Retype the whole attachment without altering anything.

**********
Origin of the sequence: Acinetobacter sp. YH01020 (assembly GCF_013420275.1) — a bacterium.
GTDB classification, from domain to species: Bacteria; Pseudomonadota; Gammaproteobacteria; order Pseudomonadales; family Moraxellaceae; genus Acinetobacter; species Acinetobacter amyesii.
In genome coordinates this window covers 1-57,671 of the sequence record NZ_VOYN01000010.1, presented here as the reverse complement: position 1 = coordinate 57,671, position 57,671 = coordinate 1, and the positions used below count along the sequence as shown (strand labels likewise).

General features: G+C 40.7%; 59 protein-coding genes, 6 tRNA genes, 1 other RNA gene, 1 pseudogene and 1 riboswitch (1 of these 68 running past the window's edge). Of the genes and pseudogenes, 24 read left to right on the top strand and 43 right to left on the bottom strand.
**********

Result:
Origin of the sequence: Acinetobacter sp. YH01020 (assembly GCF_013420275.1) — a bacterium.
GTDB classification, from domain to species: Bacteria; Pseudomonadota; Gammaproteobacteria; order Pseudomonadales; family Moraxellaceae; genus Acinetobacter; species Acinetobacter amyesii.
In genome coordinates this window covers 1-57,671 of the sequence record NZ_VOYN01000010.1, presented here as the reverse complement: position 1 = coordinate 57,671, position 57,671 = coordinate 1, and the positions used below count along the sequence as shown (strand labels likewise).

General features: G+C 40.7%; 59 protein-coding genes, 6 tRNA genes, 1 other RNA gene, 1 pseudogene and 1 riboswitch (1 of these 68 running past the window's edge). Of the genes and pseudogenes, 24 read left to right on the top strand and 43 right to left on the bottom strand.